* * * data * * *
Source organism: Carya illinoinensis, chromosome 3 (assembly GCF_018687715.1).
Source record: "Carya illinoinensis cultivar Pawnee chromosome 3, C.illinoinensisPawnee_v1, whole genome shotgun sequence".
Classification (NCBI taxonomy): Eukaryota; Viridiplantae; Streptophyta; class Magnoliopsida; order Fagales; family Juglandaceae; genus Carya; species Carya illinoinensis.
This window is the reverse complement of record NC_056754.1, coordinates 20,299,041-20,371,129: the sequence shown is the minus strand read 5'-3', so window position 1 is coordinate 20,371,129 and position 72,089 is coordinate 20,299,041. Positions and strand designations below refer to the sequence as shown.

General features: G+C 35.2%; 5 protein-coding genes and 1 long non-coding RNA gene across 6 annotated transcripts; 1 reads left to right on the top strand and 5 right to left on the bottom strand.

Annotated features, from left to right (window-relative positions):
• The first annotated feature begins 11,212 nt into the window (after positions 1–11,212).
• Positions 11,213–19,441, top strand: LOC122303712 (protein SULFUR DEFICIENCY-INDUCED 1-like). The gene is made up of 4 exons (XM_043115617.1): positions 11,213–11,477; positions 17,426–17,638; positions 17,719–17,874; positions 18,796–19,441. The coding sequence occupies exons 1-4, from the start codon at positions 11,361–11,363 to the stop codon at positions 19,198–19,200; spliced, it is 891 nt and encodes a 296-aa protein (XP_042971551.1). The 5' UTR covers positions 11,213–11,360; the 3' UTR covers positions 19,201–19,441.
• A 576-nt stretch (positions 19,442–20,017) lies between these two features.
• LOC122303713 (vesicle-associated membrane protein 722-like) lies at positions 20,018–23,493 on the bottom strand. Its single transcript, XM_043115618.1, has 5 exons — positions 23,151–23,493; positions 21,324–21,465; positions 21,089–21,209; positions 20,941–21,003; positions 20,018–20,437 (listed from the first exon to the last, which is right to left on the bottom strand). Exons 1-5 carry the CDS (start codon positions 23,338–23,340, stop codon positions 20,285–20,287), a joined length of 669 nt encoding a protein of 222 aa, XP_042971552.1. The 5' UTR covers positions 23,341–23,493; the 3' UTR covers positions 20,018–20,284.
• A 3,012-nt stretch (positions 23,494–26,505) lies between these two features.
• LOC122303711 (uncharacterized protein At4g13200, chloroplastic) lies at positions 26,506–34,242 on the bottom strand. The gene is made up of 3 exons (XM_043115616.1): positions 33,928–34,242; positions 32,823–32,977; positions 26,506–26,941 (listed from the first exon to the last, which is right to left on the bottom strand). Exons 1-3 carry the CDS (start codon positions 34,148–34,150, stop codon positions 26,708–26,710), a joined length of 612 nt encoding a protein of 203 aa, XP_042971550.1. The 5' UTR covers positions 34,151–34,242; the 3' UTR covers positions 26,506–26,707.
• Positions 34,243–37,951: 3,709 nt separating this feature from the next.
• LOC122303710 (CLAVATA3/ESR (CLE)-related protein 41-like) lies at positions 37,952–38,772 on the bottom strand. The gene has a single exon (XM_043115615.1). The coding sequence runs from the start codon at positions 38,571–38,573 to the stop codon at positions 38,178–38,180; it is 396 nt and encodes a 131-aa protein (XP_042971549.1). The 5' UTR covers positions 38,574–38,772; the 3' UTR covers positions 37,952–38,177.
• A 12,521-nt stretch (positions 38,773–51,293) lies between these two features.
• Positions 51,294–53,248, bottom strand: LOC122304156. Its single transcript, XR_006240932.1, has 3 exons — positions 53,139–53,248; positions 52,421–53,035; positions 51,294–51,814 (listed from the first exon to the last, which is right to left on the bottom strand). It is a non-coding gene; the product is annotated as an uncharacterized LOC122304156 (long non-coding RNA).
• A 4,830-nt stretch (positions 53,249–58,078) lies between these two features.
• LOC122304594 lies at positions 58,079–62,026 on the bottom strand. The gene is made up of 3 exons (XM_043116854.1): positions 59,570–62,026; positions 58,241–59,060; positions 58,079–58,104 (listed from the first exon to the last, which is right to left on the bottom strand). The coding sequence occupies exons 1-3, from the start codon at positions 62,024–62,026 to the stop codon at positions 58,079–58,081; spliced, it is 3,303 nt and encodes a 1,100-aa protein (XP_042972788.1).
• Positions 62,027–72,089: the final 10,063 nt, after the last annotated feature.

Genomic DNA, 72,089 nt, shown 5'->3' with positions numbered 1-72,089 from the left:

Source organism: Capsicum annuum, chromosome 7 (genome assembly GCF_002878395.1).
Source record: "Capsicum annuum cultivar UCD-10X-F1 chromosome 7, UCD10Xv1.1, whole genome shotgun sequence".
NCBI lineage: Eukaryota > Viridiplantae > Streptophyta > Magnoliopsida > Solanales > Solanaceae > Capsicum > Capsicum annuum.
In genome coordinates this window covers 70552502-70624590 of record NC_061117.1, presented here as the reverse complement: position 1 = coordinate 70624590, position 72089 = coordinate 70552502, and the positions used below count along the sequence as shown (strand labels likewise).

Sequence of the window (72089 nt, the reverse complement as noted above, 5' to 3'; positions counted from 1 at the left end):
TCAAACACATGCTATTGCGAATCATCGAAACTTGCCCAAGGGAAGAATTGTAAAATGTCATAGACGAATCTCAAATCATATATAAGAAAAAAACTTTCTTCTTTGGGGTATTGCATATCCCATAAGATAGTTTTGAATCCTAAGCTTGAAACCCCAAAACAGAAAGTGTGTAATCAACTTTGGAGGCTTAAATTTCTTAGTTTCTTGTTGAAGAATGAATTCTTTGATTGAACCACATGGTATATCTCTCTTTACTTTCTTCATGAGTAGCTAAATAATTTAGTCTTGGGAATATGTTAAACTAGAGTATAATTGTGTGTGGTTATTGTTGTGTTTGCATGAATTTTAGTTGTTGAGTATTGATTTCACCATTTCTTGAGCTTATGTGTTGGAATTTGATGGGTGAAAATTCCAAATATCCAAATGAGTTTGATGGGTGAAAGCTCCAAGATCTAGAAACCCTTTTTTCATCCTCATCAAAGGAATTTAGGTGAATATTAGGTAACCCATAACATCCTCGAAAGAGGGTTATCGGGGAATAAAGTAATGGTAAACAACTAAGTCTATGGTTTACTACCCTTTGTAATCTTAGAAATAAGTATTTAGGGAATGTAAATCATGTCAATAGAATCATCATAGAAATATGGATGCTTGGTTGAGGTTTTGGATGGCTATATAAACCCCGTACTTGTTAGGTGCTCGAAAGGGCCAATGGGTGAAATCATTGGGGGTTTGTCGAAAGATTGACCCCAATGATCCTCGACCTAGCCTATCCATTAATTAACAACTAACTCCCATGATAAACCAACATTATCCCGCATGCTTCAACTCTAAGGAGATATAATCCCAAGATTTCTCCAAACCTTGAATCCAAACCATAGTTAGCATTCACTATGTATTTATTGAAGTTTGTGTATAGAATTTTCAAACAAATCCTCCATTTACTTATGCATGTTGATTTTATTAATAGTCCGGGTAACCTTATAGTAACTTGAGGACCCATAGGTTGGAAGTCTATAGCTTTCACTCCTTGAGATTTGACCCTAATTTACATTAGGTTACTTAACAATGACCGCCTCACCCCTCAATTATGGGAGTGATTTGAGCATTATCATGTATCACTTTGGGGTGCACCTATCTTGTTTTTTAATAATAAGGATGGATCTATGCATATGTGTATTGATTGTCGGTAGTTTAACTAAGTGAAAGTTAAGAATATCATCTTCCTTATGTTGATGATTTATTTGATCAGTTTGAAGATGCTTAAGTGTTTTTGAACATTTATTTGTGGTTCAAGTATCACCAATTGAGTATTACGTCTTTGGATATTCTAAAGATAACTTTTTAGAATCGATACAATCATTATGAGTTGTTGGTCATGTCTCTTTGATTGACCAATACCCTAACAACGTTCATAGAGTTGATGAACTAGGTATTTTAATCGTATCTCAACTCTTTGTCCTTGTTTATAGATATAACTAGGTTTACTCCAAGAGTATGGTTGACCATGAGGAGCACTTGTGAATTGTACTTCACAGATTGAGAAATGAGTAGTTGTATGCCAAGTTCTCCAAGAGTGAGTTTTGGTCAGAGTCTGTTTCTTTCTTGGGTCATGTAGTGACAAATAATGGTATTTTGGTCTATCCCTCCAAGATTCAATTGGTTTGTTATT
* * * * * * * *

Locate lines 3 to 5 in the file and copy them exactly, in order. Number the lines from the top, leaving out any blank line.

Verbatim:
Classification (NCBI taxonomy): Eukaryota; Viridiplantae; Streptophyta; class Magnoliopsida; order Fagales; family Juglandaceae; genus Carya; species Carya illinoinensis.
This window is the reverse complement of record NC_056754.1, coordinates 20,299,041-20,371,129: the sequence shown is the minus strand read 5'-3', so window position 1 is coordinate 20,371,129 and position 72,089 is coordinate 20,299,041. Positions and strand designations below refer to the sequence as shown.

General features: G+C 35.2%; 5 protein-coding genes and 1 long non-coding RNA gene across 6 annotated transcripts; 1 reads left to right on the top strand and 5 right to left on the bottom strand.